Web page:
We studied the association between different tests of pulmonary function and subsequent mortality. Subjects were drawn from an epidemiology study of chronic obstructive pulmonary disease. Between 1971 and 1976, 2,539 nonpatient adults had tests of forced expiration, diffusing capacity, and single-breath nitrogen washout. By 1981, 115 of those subjects had died, including 3 from known lung disease. In assessing the relationship between lung function and mortality, the following tests of pulmonary function were examined: forced expiratory volume in one second as a percentage of forced vital capacity, forced expiratory volume divided by height cubed, slope of phase III from the single-breath nitrogen test, closing capacity, diffusing capacity for CO, and the ratio of maximal flow at 75% to that at 25% vital capacity. When adjustments for age and smoking were made, slope of phase III was strongly associated with mortality, even more so than tests of forced expiration. There are two possible explanations for this striking relationship between these observed abnormalities of lung function and subsequent overall mortality (which is largely from nonpulmonary disease): (1) the lungs may serve to protect other systems of the body and therefore poor pulmonary function may contribute to a number of diseases leading to death, or (2) lung function may merely reflect existing disorders in other systems of the body, and the observed association between mortality and pulmonary function is a byproduct of nonpulmonary diseases.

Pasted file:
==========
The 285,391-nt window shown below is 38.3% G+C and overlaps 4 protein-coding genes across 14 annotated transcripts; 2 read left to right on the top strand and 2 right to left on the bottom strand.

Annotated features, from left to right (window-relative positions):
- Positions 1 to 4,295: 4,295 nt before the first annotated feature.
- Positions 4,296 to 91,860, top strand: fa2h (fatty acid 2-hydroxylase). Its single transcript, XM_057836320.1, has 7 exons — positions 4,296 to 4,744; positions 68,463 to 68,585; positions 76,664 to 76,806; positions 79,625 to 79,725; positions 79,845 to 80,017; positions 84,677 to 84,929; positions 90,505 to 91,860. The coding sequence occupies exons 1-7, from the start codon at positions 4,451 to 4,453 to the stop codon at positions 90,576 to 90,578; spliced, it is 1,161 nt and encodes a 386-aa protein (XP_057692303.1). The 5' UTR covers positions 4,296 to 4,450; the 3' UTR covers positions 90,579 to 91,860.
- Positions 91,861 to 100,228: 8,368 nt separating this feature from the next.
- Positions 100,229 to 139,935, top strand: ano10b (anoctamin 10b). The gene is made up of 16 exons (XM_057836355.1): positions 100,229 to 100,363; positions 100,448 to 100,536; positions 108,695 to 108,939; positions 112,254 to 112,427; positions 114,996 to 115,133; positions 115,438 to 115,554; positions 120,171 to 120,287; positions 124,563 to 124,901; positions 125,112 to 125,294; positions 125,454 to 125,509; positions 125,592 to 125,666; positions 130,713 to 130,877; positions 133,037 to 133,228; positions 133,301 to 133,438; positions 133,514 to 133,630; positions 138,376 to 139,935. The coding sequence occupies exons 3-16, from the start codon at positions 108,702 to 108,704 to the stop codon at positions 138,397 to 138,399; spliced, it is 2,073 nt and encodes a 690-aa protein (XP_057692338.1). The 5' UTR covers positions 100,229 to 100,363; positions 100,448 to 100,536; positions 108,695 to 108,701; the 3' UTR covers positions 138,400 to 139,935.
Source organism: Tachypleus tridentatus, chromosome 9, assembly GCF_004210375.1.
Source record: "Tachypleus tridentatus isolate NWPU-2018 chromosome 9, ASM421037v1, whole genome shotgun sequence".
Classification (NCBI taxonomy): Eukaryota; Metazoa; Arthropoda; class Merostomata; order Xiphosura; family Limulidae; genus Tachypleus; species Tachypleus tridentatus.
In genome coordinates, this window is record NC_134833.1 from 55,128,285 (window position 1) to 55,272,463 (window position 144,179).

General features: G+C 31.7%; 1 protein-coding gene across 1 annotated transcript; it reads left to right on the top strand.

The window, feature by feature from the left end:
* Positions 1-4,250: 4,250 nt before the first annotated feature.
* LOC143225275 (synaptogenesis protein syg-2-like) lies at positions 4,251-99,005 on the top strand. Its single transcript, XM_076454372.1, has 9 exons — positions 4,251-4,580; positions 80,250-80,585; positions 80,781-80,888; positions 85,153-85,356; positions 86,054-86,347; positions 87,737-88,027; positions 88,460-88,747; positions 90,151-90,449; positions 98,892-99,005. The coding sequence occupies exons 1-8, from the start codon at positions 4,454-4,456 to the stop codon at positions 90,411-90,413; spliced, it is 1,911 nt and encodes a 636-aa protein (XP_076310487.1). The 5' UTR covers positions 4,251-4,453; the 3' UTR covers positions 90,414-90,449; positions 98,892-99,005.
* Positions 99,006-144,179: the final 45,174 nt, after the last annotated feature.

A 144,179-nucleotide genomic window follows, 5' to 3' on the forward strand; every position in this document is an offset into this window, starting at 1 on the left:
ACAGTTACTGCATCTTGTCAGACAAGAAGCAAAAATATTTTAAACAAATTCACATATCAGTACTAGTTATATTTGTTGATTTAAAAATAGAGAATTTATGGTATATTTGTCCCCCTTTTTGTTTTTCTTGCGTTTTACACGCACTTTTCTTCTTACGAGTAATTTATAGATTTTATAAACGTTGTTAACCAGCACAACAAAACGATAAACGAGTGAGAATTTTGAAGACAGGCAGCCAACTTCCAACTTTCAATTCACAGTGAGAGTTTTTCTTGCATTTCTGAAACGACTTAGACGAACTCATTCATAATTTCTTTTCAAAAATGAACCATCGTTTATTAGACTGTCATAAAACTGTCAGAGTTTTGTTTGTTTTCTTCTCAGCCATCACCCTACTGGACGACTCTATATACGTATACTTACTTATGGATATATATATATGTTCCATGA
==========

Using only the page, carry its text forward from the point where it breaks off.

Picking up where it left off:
|Number of pages
|American Review of Respiratory Disease
|Published - 1985
ASJC Scopus subject areas
- Pulmonary and Respiratory Medicine